Posts for tag: podiatrists
In a physically challenging sport such as aerobics, injuries are common, and often involve the foot, ankle, and lower leg. Podiatrists say that most injuries from aerobics result from improper shoes, surfaces, or routines, and overuse of muscles through too vigorous a regimen. This can be detrimental to the foot, ankle, and legs as they need a lot of protection when they are constantly in use. If the feet and ankles are not protected, they can suffer from disorders such as bunions, heel spurs, plantar fasciitis, shin splints and more.
If you are attending an aerobics class, make sure it is led by a certified instructor. Hardwood floors, especially with padded mats, are the best surfaces possible for the feet and body during the high impact of the activity. If you can, start with a multi-impact class where you can start at a low-impact level and work your way up as your conditioning improves. This will allow your feet and ankles to get used to the vigorous activity and build up a tolerance. Be sure to give the feet and ankles breaks in between classes so that they can rest and heal.
Exercising at home with a video can be cost-efficient, but it is still important to be very careful. Read the label to determine whether the video is produced by certified aerobics instructors and whether you can handle the degree of impact. While it's safe to do low-to-moderate impact aerobics on the living room carpet, that's not a proper surface for high-impact routines. At-home aerobics can cause an array of foot and ankle problems if you have not done it before.
Any time you partake in aerobics, be sure to include a proper warm-up period. Make sure there are no rapid, violent movements. Knees should always be loose during warm-up. A static stretch held for 10 seconds can help avoid overstretching injuries as well.
Drink adequate water to avoid dehydration during workouts. Dehydration can cause nausea, dizziness, muscle fatigue, and cramping. For exercise lasting longer than 45 minutes, a sports nutrition drink may be superior to water.
Don't underestimate the importance of the cool-off period. It burns off lactic acid (which makes muscles feel tired) and adrenaline while keeping blood from pooling in the extremities.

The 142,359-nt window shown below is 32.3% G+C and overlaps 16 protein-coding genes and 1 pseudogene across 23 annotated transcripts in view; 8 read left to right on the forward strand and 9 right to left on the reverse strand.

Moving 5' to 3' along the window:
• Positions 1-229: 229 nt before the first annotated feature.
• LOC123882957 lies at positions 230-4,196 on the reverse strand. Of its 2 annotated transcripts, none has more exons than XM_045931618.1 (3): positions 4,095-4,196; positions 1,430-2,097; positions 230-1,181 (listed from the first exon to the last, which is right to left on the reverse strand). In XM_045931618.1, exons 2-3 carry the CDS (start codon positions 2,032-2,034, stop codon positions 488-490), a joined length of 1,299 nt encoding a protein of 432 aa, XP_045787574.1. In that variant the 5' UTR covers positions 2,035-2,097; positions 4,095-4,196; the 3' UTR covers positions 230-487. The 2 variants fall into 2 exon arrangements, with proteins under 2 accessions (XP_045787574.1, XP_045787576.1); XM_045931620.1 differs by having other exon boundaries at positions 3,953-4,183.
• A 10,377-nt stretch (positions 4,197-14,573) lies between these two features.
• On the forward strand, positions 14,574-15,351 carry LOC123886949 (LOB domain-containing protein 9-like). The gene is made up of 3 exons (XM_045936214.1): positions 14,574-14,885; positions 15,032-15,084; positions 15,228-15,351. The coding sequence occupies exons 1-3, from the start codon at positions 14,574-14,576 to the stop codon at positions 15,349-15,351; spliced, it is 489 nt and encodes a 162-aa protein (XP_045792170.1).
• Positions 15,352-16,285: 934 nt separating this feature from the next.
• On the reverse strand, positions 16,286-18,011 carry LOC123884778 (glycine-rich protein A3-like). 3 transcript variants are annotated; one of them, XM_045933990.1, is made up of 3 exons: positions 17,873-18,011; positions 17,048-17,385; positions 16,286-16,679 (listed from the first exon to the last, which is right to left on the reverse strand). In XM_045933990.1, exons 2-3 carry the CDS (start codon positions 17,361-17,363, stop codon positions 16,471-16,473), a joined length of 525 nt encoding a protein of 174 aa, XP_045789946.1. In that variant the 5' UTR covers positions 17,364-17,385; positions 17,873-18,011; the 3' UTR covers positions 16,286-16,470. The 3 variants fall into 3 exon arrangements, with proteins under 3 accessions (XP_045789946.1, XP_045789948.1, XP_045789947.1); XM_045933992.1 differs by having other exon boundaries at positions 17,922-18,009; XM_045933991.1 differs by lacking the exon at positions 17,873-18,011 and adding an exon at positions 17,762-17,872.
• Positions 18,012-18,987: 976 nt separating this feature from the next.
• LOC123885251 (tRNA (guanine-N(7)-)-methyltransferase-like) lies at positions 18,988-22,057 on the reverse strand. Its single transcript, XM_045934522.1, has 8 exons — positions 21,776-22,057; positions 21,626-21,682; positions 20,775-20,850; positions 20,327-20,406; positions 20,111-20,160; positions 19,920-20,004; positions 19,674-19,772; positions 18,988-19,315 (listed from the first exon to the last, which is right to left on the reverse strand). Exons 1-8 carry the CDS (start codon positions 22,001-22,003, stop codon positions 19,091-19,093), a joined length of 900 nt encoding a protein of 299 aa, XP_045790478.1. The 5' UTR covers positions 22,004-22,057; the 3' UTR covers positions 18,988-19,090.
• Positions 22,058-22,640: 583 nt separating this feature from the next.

Be sure to start slow. Unless you have been doing aerobics all of your life, it is not likely that you will be able to keep the pace of a professional who does it every day, multiple times a day. Be sure to invest in the proper equipment and footwear prior to the start of your regimen to prevent injury. If you do injure yourself while partaking in the activity, see a podiatrist right away. Immediate treatment of foot and ankle problems can prevent severe problems down the road. Call Dr. Alan J. Discont and Dr. Krahn of Family Foot & Ankle Care, PC located in Chandler, Arizona. Call 480-732-0033 or make an appointment online today. Don’t let the fear of an aerobic injury prevent you from enjoying it.
As we grow, we often hear the saying “Until I’m blue in the face” and know that it is associated with something happening for a long, seemingly endless time. This is a common phrase and is generally accepted among most people of us. But when it comes to our feet, being blue in the feet is not something you think of as a normal occurrence. In fact, most people often link blue feet to frostbite and coldness, but podiatrists know that it can also be due to a disorder called Acrocyanosis.
Acrocyanosis is persistent blue discoloration of the extremities, most commonly occurring in the hands, although it also occurs in the feet and some parts of the face. Unfortunately, the reason behind the disorder is still unknown. The primary form of acrocyanosis is that of a benign cosmetic condition, sometimes caused by a gentle neurohormonal disorder.
Acrocyanosis may be a sign of a more serious medical problem, such as
- Connective tissue disorders
- Certain blood clotting syndromes
- Abnormal blood proteins
- Tumors in the respiratory tract
Signs and Symptoms
Acrocyanosis is characterized by skin discoloration, especially of the extremities. The extremities often are cold and clammy and may exhibit some swelling This tends to be even more predominant in warm weather. The palms and soles begin to sweat moderately to profusely. Exposure to cold temperatures worsens the discoloration of the skin. Aside from the color changes, there are not typically any other symptoms and therefore there is usually no associated pain. The most common sign, discoloration, usually is what prompts patients to seek medical care.
There is no standard medical or surgical treatment for acrocyanosis, and treatment, other than avoidance of cold, is usually unnecessary. If the discoloration is due to an underlying medical condition, it is recommended that the underlying medical condition be treated to help relieve the discoloration of the skin.
While there is no cure for acrocyanosis, patients otherwise have an excellent prognosis. Unless acrocyanosis results from another condition, there is no associated increased risk of disease or death, and there are no known complications.
Are your feet blue without cause? Tried warmer clothes, vascular exercises, and other tricks to get them back to their healthy glow? Call Dr. Alan J. Discont and Dr. Krahn of Family Foot & Ankle Care, PC located in Chandler, Arizona. Call 480-732-0033 or make an appointment online today. Your feet may be blue, but we are here for you.